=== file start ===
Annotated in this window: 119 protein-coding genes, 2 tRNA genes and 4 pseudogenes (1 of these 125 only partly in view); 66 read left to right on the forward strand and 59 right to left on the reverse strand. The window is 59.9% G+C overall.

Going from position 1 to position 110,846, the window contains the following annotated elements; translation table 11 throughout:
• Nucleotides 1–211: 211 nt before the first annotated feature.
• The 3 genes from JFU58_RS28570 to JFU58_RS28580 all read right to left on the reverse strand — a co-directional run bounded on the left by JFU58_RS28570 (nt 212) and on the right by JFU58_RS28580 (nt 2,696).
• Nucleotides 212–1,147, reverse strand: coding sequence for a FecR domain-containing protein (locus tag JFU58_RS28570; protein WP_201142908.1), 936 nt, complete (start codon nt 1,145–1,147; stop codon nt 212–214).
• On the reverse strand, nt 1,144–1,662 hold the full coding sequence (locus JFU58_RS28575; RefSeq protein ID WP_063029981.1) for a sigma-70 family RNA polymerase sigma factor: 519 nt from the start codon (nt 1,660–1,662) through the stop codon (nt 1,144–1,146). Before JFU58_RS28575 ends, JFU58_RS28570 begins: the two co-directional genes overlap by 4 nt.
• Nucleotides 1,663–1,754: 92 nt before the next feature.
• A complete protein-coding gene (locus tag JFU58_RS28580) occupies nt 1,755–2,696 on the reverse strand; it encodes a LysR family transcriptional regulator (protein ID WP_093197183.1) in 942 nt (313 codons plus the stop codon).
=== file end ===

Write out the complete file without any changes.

Annotated in this window: 119 protein-coding genes, 2 tRNA genes and 4 pseudogenes (1 of these 125 only partly in view); 66 read left to right on the forward strand and 59 right to left on the reverse strand. The window is 59.9% G+C overall.

Going from position 1 to position 110,846, the window contains the following annotated elements; translation table 11 throughout:
• Nucleotides 1–211: 211 nt before the first annotated feature.
• The 3 genes from JFU58_RS28570 to JFU58_RS28580 all read right to left on the reverse strand — a co-directional run bounded on the left by JFU58_RS28570 (nt 212) and on the right by JFU58_RS28580 (nt 2,696).
• Nucleotides 212–1,147, reverse strand: coding sequence for a FecR domain-containing protein (locus tag JFU58_RS28570; protein WP_201142908.1), 936 nt, complete (start codon nt 1,145–1,147; stop codon nt 212–214).
• On the reverse strand, nt 1,144–1,662 hold the full coding sequence (locus JFU58_RS28575; RefSeq protein ID WP_063029981.1) for a sigma-70 family RNA polymerase sigma factor: 519 nt from the start codon (nt 1,660–1,662) through the stop codon (nt 1,144–1,146). Before JFU58_RS28575 ends, JFU58_RS28570 begins: the two co-directional genes overlap by 4 nt.
• Nucleotides 1,663–1,754: 92 nt before the next feature.
• A complete protein-coding gene (locus tag JFU58_RS28580) occupies nt 1,755–2,696 on the reverse strand; it encodes a LysR family transcriptional regulator (protein ID WP_093197183.1) in 942 nt (313 codons plus the stop codon).